Combinatorics is an area of mathematics primarily concerned with counting, both as a means and an end in obtaining results, and certain properties of finite structures. It is closely related to many other areas of mathematics and has many applications ranging from logic to statistical physics, from evolutionary biology to computer science, etc.
The full scope of combinatorics is not universally agreed upon. According to H.J. Ryser, a definition of the subject is difficult because it crosses so many mathematical subdivisions. Insofar as an area can be described by the types of problems it addresses, combinatorics is involved with:
the enumeration (counting) of specified structures, sometimes referred to as arrangements or configurations in a very general sense, associated with finite systems,
the existence of such structures that satisfy certain given criteria,
the construction of these structures, perhaps in many ways, and
optimization: finding the "best" structure or solution among several possibilities, be it the "largest", "smallest" or satisfying some other optimality criterion.Leon Mirsky has said: "combinatorics is a range of linked studies which have something in common and yet diverge widely in their objectives, their methods, and the degree of coherence they have attained." One way to define combinatorics is, perhaps, to describe its subdivisions with their problems and techniques. This is the approach that is used below. However, there are also purely historical reasons for including or not including some topics under the combinatorics umbrella. Although primarily concerned with finite systems, some combinatorial questions and techniques can be extended to an infinite (specifically, countable) but discrete setting.
Combinatorics is well known for the breadth of the problems it tackles. Combinatorial problems arise in many areas of pure mathematics, notably in algebra, probability theory, topology, and geometry, as well as in its many application areas. Many combinatorial questions have historically been considered in isolation, giving an ad hoc solution to a problem arising in some mathematical context. In the later twentieth century, however, powerful and general theoretical methods were developed, making combinatorics into an independent branch of mathematics in its own right. One of the oldest and most accessible parts of combinatorics is graph theory, which by itself has numerous natural connections to other areas. Combinatorics is used frequently in computer science to obtain formulas and estimates in the analysis of algorithms.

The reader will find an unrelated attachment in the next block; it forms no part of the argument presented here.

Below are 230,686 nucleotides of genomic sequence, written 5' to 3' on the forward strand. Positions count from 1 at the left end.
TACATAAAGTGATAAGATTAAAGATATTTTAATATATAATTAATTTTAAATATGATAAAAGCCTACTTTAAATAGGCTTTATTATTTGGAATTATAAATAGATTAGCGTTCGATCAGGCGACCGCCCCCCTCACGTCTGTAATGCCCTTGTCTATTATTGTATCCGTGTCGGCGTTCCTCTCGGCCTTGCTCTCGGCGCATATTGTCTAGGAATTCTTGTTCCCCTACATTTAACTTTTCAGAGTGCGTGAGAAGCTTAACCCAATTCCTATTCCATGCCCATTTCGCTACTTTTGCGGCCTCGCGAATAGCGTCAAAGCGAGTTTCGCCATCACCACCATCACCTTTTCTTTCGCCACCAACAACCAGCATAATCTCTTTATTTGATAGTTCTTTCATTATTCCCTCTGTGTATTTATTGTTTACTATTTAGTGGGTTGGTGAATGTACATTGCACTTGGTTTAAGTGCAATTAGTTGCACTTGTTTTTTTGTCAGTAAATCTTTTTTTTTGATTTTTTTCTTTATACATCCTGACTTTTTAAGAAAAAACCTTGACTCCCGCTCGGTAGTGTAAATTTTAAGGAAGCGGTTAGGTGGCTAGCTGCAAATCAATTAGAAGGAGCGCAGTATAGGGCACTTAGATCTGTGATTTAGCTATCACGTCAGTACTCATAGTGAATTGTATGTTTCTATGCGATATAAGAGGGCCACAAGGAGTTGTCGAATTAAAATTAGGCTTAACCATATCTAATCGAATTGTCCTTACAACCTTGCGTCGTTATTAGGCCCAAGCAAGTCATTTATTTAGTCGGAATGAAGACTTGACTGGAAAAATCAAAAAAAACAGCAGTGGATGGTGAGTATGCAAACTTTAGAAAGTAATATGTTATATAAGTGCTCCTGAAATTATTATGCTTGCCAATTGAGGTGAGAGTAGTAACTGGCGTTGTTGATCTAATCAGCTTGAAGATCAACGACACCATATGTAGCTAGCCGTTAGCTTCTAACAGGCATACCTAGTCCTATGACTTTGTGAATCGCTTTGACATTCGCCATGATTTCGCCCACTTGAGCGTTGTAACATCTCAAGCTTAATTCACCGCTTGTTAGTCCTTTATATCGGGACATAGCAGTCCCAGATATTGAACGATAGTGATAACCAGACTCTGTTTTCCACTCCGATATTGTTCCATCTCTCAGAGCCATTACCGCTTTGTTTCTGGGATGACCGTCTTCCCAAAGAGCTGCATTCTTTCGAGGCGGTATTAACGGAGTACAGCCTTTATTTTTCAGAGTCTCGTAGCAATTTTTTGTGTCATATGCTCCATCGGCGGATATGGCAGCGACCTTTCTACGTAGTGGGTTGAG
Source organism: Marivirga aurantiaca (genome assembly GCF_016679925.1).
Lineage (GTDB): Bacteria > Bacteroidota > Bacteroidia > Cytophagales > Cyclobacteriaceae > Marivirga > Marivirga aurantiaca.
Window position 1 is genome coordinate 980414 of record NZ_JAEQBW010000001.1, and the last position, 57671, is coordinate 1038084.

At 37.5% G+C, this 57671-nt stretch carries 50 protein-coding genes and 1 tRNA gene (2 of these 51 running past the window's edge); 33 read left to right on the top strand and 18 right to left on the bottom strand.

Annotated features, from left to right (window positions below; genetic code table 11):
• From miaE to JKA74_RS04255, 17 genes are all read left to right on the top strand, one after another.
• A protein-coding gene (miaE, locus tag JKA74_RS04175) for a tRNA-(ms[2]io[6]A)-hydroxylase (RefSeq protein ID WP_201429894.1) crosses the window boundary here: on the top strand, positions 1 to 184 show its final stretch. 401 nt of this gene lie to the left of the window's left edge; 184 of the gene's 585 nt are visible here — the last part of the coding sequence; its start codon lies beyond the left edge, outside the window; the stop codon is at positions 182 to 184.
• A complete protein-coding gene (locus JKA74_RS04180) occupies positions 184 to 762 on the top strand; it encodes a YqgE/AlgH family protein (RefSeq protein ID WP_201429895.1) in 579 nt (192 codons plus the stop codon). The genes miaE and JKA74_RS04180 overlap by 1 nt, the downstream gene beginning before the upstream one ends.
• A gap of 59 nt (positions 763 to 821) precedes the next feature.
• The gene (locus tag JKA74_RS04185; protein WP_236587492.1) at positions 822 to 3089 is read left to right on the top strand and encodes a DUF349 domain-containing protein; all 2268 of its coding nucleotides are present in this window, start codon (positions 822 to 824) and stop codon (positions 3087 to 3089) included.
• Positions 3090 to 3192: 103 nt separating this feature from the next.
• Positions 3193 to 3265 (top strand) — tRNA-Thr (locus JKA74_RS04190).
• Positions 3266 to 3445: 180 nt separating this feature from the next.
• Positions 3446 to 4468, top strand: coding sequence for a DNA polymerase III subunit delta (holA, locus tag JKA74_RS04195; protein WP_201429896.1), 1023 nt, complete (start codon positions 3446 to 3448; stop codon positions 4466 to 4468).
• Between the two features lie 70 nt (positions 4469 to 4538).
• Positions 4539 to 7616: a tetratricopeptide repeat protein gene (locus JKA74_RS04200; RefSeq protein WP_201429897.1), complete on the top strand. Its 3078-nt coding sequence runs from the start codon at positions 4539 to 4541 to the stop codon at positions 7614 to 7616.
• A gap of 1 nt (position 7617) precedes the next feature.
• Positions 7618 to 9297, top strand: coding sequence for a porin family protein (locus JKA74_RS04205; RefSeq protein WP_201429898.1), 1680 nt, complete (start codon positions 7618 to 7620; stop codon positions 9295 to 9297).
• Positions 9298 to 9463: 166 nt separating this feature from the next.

A mathematician who studies combinatorics is called a combinatorialist.
Note, it's not assumed anywhere that ##X_1,\ldots,X_n## are independent.
My solution to (a) is simply ##1/n!##, since we've got ##n!## possible orderings, and one of the orderings is the ordered one, so ##1/n!##. However, I am not sure this is correct, since I don't understand why the...
There are two questions I need some help with. They both involve a ‘honeycomb strip’ (which is just a hexagonal tessellation of two rows), ‘worker bees’ (which take up two hexagons), and larvae (which take up one hexagon).
How can we count the number of ways there are for worker bees and larvae...
Right, so i came across this problem
My approach was uninteresting and not clever at all. I started making cases i had to make about 14 of them and while it didnt take long,i think it would have been very tedious for a bigger number say 16 players. But it was logical and i got my answer.
Smart...
Expanding the multinomial, the general term is 8!/i!j!k! * x^(3j+4k) for all i + j + k = 8.
The number of terms would be the number of distinct powers of x, the number of distinct outputs of 3j+4k with the specified constraints for i, j and k.
I attempted to make cases. 3j+4k where j+k <= 8...
The rightmost position has 3 possibilities: ##x,y,z##
The remaining two letters are to be arranged in 6 spaces: ##\frac{6!}{4!}##
Now the 3 can be placed in ##\frac{4!}{3!}##
Total no of ways =$$3×\frac{6!}{3!}=12×30$$
$$OR$$
Since ##x,y,z## are three different boxes/variables, we can use the...
For many years now, the theorist Nima Arkani-Hamed has lent his prestige and energy to a research program that aims to transform our understanding of quantum field theory, by using symmetries in the sums of Feynman diagrams to uncover perspectives on the theory not based in ordinary space-time...
I want to learn topics related to combinatorics, probability theory, discrete and continuous random variables, joint pdf and cdf, limit theorems and point estimation, confidence intervals and hypothesis testing.
Any recommendations for books to learn those topics? High school level or...
I saw this question from here: https://www.cs.sfu.ca/~ggbaker/zju/math/perm-comb-more.html (under Combinations with Repetitions).
I thought the answer would be obvious: ##3\cdot3\cdot3\cdot3\cdot3\cdot3=729##